The SCSI’s pre-Budget submission calls for joined-up thinking from Government to address the housing crisis, infrastructure deficits, fire safety and land transfer.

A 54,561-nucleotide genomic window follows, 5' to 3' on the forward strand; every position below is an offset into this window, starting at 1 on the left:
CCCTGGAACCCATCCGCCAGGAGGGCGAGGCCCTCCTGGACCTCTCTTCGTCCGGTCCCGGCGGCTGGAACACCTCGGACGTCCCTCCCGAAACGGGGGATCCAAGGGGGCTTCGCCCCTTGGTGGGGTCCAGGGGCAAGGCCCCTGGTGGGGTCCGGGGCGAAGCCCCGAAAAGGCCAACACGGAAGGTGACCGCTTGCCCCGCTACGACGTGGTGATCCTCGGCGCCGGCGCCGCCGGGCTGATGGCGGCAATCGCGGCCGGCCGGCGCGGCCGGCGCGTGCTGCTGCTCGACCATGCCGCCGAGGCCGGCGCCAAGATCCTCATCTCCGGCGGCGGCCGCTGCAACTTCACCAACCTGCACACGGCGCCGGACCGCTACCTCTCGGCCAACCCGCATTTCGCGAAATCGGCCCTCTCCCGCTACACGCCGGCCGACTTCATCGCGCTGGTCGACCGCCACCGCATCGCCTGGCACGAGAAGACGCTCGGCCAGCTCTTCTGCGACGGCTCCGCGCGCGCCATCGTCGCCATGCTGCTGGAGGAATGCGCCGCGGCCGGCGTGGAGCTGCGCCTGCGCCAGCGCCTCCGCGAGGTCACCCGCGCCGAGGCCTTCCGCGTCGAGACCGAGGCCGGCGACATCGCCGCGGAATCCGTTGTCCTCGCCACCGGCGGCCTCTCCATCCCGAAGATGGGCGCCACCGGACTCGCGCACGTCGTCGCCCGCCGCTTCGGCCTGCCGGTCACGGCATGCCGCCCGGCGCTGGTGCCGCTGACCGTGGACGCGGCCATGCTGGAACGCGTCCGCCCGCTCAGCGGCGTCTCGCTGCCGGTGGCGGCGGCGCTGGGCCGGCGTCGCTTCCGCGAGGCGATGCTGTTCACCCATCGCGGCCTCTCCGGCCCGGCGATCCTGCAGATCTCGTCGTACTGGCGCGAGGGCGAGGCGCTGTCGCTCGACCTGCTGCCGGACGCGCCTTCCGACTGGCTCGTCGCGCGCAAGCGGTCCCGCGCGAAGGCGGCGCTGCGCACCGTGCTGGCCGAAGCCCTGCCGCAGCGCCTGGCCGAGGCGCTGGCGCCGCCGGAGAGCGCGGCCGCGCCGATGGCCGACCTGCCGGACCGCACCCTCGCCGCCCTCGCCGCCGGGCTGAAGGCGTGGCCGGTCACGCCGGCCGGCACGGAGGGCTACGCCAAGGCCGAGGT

It’s often useful to review previous reports and submissions made by the SCSI over the years to see how accurate and insightful our recommendations and calls for change were at that time, and how the current economic and sectoral landscape has changed since. So, before we began to draft the Society’s pre-Budget submission 2018, I reviewed our submission from 2013. In the context of our current housing crisis, with over 100,000 people on the social housing waiting list, only 16,000 residential units being constructed (with a demand for 35,000), and with property prices rising, in some cases, at double digit growth, it was useful to be reminded that SCSI members predicted housing supply constraints over four years ago. Disappointingly, it’s frustrating to see the crisis get progressively worse, in spite of raising concerns and calling for action repeatedly over the following years. Four years later, the housing crisis is the principal issue addressed in this year’s SCSI submission. At the heart of any authoritative and reliable decision-making process, access to real-time, accurate and consolidated data is imperative. The SCSI is calling on the Government to invest in our future through the funding of joined-up, data-gathering projects so that our built environment can become a lot more predictable. This will aid those in senior positions to make the right calls in relation to planning, density, transport, housing types, affordability, tenure balance and lifestyle, and to create an environment fit for future generations. Sadly, this has been lacking and Ireland is displaying symptoms of post-recessional doldrums, which require immediate attention. Predictability is a recipe for any stable and functioning property or construction market, and this is something that Ireland has never had, which is evident in our volatile boom–bust cycles. The recently published Central Statistics Office (CSO) and GeoDirectory vacant housing statistics show discrepancies, and this can lead to obvious confusion regarding the true nature of the problem (Figure 1). Reliance on ESB connections to establish house completions has also recently been shown to give a highly inaccurate overestimation at a time when reliable supply data is vital.